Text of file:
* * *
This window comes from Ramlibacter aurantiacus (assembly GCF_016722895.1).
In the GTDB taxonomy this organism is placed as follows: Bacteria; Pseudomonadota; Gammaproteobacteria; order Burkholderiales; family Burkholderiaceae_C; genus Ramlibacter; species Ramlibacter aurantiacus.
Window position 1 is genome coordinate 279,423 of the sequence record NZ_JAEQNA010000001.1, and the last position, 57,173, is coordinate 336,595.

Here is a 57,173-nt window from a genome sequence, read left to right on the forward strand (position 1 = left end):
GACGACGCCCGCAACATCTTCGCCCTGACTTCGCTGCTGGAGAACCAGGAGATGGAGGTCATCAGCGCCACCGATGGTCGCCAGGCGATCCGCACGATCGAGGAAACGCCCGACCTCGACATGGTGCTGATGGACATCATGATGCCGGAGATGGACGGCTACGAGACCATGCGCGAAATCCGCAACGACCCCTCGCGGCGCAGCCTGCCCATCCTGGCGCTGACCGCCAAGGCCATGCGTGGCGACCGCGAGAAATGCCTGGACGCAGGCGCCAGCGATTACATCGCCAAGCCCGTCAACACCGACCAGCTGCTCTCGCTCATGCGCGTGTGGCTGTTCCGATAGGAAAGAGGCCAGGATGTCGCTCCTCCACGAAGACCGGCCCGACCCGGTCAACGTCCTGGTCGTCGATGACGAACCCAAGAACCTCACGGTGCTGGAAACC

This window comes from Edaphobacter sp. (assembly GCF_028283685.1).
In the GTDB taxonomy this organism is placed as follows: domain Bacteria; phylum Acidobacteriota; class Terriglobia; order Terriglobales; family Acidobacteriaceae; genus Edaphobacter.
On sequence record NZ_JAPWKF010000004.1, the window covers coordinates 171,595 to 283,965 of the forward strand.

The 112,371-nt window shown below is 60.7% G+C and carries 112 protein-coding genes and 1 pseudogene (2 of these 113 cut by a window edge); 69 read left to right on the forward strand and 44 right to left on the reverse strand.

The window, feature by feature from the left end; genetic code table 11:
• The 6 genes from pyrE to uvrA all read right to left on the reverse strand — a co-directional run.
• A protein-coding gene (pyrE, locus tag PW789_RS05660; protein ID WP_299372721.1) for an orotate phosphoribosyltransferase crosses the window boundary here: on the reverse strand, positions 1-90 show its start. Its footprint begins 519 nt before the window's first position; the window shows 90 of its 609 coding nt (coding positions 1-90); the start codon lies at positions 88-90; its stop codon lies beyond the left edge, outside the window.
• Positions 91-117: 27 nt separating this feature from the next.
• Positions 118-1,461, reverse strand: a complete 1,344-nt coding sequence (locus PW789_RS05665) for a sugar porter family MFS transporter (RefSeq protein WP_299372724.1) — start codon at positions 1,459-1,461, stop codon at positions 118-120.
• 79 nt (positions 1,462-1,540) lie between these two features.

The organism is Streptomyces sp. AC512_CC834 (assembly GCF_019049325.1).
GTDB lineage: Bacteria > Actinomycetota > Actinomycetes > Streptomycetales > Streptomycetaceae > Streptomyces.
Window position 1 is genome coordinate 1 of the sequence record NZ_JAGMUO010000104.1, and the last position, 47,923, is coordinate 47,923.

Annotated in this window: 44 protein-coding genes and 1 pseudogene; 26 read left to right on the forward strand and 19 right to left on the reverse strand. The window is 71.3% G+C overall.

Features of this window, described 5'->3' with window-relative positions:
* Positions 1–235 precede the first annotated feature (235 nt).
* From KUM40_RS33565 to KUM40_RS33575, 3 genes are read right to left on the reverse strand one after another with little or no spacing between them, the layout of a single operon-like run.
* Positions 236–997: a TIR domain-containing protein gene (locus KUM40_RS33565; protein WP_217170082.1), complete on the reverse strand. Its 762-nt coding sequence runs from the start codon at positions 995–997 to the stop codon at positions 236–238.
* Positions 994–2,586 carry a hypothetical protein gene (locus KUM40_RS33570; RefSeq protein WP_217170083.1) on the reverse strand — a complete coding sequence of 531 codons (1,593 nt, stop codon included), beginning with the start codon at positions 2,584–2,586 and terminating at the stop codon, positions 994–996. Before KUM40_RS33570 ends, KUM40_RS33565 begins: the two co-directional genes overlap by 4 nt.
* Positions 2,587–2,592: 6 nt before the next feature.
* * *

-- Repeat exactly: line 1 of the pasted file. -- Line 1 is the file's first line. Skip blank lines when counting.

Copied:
This window comes from Ramlibacter aurantiacus (assembly GCF_016722895.1).